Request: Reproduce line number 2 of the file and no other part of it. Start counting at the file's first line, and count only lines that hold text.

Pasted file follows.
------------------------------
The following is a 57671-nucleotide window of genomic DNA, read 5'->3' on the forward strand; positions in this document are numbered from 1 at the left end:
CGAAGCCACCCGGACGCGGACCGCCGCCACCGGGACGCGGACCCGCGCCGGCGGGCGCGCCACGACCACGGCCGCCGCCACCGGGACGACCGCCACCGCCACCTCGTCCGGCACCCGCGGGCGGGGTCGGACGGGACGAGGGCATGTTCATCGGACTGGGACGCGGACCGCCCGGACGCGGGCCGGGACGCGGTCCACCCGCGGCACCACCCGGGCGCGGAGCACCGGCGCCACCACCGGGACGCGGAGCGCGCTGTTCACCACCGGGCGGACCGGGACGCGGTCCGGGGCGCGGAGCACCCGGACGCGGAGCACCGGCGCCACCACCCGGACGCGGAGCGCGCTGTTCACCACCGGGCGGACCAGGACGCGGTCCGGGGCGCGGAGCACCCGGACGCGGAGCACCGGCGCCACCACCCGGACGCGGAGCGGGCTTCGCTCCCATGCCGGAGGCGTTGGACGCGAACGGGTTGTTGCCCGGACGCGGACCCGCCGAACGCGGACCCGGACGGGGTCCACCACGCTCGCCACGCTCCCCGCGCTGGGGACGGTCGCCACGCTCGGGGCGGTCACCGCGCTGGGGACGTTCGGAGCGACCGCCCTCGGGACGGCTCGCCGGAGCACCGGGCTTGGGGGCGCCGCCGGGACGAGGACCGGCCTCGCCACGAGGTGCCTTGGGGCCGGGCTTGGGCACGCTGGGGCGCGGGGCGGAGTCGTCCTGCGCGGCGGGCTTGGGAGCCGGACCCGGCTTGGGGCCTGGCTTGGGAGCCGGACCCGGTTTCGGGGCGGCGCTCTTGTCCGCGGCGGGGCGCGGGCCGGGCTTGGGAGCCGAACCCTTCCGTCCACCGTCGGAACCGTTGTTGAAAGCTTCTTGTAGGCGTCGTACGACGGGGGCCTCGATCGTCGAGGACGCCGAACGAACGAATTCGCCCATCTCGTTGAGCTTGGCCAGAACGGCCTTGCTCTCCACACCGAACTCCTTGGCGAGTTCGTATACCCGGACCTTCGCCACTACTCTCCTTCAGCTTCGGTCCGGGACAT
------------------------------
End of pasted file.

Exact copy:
CGAAGCCACCCGGACGCGGACCGCCGCCACCGGGACGCGGACCCGCGCCGGCGGGCGCGCCACGACCACGGCCGCCGCCACCGGGACGACCGCCACCGCCACCTCGTCCGGCACCCGCGGGCGGGGTCGGACGGGACGAGGGCATGTTCATCGGACTGGGACGCGGACCGCCCGGACGCGGGCCGGGACGCGGTCCACCCGCGGCACCACCCGGGCGCGGAGCACCGGCGCCACCACCGGGACGCGGAGCGCGCTGTTCACCACCGGGCGGACCGGGACGCGGTCCGGGGCGCGGAGCACCCGGACGCGGAGCACCGGCGCCACCACCCGGACGCGGAGCGCGCTGTTCACCACCGGGCGGACCAGGACGCGGTCCGGGGCGCGGAGCACCCGGACGCGGAGCACCGGCGCCACCACCCGGACGCGGAGCGGGCTTCGCTCCCATGCCGGAGGCGTTGGACGCGAACGGGTTGTTGCCCGGACGCGGACCCGCCGAACGCGGACCCGGACGGGGTCCACCACGCTCGCCACGCTCCCCGCGCTGGGGACGGTCGCCACGCTCGGGGCGGTCACCGCGCTGGGGACGTTCGGAGCGACCGCCCTCGGGACGGCTCGCCGGAGCACCGGGCTTGGGGGCGCCGCCGGGACGAGGACCGGCCTCGCCACGAGGTGCCTTGGGGCCGGGCTTGGGCACGCTGGGGCGCGGGGCGGAGTCGTCCTGCGCGGCGGGCTTGGGAGCCGGACCCGGCTTGGGGCCTGGCTTGGGAGCCGGACCCGGTTTCGGGGCGGCGCTCTTGTCCGCGGCGGGGCGCGGGCCGGGCTTGGGAGCCGAACCCTTCCGTCCACCGTCGGAACCGTTGTTGAAAGCTTCTTGTAGGCGTCGTACGACGGGGGCCTCGATCGTCGAGGACGCCGAACGAACGAATTCGCCCATCTCGTTGAGCTTGGCCAGAACGGCCTTGCTCTCCACACCGAACTCCTTGGCGAGTTCGTATACCCGGACCTTCGCCACTACTCTCCTTCAGCTTCGGTCCGGGACAT